California Genealogy and History Archives
An intimate association of thirty years with the business development of Sacramento has given to Mr. Lawton a comprehensive knowledge of property valuations in and near the capital city, also of commercial enterprises contributing to the local development and civic measures devoted to the general welfare. It would be difficult to find a citizen more loyal than he to the city of his adoption; its interests he has made his own, its welfare is ever dear to his heart and its progress is a theme of never-ceasing importance to him. To such loyal citizens the city owes its steady development in all that gives lasting value to its influence. That his citizenship has been appreciated appears in the statement that he was chosen president of the first board of trustees under the new charter of 1893 and at one time also was honored with being elected a director of the Sacramento Chamber of Commerce, in these positions giving evidence of earnest loyalty to civic growth and intelligent understanding of municipal problems. He was instrumental as early as 1892 in the building of the first macadamized street in Sacramento, which was the inception for macadam and asphalt streets there, and in 1894-95, when he was president of the board of trustees, the cement sidewalks were built, thus starting permanent work in that line. He was zealous in working for the interest of the city at all times, and it was entirely through his efforts that the city water works were saved to the city instead of passing into the hands of a private corporation. Descended from an old eastern family and himself a native of Lyons, N. Y., William D. Lawton has been a citizen of California ever since the year 1873 and therefore has given the intelligent ser- vice of manhood to the commonwealth of his adoption. Four years after his arrival in the west he was united in marriage with Miss Emma Grimshaw, of Sacramento, the daughter of a prominent pioneer family originally from Illinois; after coming to California her father, William R. Grimshaw, was for years identified with Captain Sutter and Sam Brannan and his participation in early history had a direct bearing upon subsequent progress. For little less than ten years after coming to the west Mr. Lawton engaged in the manufacturing business in San Francisco, but during 1882 he established his home in Sacramento, and here he has resided ever since. Practically ever since he came to the state he has been interested in mining to some extent. On several occasions he was engaged as an engineer in mines in this state and Nevada and while thus employed he bought personal interests in a number of promising claims. In addition to holding shares of stock in mines he has controlling water interests at a point in Southern Nevada and by means of his own private water system he supplies an abundance of water for irrigating and domestic purposes, as well as for the treatment of ores. He is devoting much time to real-estate and investments in the Sacramento valley.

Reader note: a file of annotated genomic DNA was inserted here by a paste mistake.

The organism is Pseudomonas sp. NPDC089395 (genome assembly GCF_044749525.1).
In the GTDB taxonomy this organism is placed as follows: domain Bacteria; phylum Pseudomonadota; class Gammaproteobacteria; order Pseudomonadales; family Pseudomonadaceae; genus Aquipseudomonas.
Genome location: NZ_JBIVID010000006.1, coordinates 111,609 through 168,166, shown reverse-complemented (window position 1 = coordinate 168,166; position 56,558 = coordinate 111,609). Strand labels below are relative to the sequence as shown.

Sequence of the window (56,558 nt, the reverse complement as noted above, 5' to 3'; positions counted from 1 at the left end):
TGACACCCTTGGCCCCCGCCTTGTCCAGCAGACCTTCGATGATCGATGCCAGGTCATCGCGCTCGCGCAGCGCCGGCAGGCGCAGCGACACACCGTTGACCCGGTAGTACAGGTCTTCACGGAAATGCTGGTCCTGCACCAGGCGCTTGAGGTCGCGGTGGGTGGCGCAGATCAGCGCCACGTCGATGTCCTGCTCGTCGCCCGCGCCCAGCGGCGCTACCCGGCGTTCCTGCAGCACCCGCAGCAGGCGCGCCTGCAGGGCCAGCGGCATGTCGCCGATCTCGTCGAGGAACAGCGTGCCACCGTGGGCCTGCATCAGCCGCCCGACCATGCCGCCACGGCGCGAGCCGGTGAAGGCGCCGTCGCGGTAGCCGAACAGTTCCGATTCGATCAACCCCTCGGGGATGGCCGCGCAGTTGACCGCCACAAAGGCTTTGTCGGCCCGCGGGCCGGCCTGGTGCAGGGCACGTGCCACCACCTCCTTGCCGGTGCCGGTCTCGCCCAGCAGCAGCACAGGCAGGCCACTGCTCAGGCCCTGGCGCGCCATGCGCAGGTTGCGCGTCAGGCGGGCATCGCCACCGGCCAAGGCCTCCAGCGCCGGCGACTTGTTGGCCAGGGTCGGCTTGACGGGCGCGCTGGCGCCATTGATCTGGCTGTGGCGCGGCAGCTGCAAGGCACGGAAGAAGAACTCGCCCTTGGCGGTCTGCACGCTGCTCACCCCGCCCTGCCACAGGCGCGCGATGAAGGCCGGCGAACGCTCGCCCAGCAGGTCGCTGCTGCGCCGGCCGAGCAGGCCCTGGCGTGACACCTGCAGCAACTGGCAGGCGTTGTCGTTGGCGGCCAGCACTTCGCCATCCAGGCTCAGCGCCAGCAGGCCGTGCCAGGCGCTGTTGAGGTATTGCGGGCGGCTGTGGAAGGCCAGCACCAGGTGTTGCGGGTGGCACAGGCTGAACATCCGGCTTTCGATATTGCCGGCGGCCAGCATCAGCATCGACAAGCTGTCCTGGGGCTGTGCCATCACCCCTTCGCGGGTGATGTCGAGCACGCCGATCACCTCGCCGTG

Transcribed by Peggy Hooper 2011